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Tuesday, 22 February, 2000, 12:23 GMT
BBC News Online's Nyta Mann interviews Minister for Europe Keith Vaz.
When it comes to the euro, the battle for hearts and minds is currently being fought on the road. Both the government and, more recently, the Conservative Party have launched Euro-tours - or an anti-euro tours in Tory leader William Hague's case - on which they proselytise on the case for or against Europe.
"I'm flattered that William Hague has decided to imitate what we did last year in going round the country," says Minister for Europe Vaz. "The big difference of course is that we were on the bus for five days and we conducted 25 engagements."
Vaz insists that Hague's roadshow of one-off gigs cannot compare with the government's string of tour dates across the nation.
"Mine was an all-singing, all-dancing visit round the country where we sat and engaged with the British people in a positive way. I also engaged with those who did not support the campaign to explain membership to the British people."
"I had a number of people who started off supporting the kinds of things Mr Hague believes in, and at the end of the tour were ready to be convinced that we were taking the right path."
In fact, Vaz suggests the two should join forces and take their respective vehicles in convoy to the people of Britain. "I mean, I'm more than happy if he'd like me to come on his tour to join him. I'm more than happy if he wishes to denigrate the achievements of what we have achieved as a nation in Europe to put the other side. He only has to ask."
"I'm extending the olive branch through the good will of the BBC, and if [the Tories] wish to take me up on it, diary commitments permitting, I will be there with them."
Despite Vaz's insistence that his own tour has won people round to a more positive view of the European Union, the problem for the government is that all the evidence shows public opinion hardening against the union.
Indeed, recent polls show growing, albeit still in a minority, antipathy towards membership of the European Union itself.
Surely this shows the ineffectiveness of Labour's campaign to stress the benefits of EU membership? Perhaps even an illustration of how the decision to do just that, rather than concentrate on the case for the euro, may have backfired by putting the issue of the UK's very membership on the agenda?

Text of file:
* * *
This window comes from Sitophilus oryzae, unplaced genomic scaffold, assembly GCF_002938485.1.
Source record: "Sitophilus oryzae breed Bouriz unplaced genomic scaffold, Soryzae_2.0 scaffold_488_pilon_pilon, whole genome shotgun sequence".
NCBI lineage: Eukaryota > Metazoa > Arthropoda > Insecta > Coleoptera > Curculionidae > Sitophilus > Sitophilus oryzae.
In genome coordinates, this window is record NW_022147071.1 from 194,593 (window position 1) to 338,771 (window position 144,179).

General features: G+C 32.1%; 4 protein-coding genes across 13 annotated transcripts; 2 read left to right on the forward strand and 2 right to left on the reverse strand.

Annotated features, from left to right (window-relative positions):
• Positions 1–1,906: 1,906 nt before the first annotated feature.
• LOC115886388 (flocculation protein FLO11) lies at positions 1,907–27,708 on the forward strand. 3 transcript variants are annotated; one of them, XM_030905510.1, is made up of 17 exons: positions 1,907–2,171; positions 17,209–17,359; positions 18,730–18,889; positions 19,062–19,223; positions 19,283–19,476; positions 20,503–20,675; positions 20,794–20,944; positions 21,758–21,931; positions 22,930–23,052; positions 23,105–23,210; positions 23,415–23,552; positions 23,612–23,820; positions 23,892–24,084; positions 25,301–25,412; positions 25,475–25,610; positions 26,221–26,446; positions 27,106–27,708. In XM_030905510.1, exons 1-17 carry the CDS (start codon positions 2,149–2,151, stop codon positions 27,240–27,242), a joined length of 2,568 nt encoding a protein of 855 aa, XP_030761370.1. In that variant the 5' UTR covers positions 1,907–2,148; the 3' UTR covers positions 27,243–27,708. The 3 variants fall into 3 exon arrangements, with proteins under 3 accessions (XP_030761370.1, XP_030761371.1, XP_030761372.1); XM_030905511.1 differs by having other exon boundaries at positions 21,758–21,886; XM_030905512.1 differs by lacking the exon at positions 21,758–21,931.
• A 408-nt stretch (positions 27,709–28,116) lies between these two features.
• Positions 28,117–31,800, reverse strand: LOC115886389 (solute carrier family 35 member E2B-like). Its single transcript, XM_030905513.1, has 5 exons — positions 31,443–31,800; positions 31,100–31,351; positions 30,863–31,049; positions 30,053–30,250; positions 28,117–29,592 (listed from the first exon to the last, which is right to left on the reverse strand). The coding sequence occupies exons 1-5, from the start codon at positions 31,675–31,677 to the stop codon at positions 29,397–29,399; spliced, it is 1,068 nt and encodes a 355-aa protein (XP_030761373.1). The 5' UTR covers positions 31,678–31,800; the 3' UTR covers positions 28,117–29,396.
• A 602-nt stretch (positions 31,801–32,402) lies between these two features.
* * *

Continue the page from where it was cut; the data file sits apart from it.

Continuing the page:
"No, the Conservative Party has put this on the agenda," counters Vaz. "Until now we had a post-war consensus in which both the major parties in government supported a constructive engagement in the European Union."
"This is the party that has, according to John Maples" - the shadow foreign secretary sacked in Mr Hague's last reshuffle - "a majority who want to renegotiate. The logical conclusion of renegotiation is withdrawal. They put it on the agenda."
Whoever did so, it is a tune - one of the few - that appears to be working for Hague. Isn't the government simply losing this battle?
"No we're not, I think we're actually winning it and I'm so glad he's decided to do this because at last we can expose the real dodginess of their policy on Europe - which just so happens to be from the back of a lorry, which is good."
Never mind the polls
What evidence can Vaz point to for the claim to be winning the argument, then?
"The evidence is there, it is crystal clear." He recites figures the government has been using in its campaign: 3.5m jobs, 700,000 British businesses involved in European trade, eight of the UK's top 10 trading partners being EU members, 100,000 British citizens working in Europe. "That is the evidence. People vote with their feet."
But this isn't evidence so much as facts marshalled for the government's pro-European case. Would Vaz simply prefer not to mention the polls?
"I don't know how you can say that!" he laughs. "I prefer to talk about the people! I have met thousands on my roadshow. I went round the country, I lived with these people, I ate with them, I went into their pubs, I went into their high streets and I talked to them, and could not find more than two people who want to attack the European Union."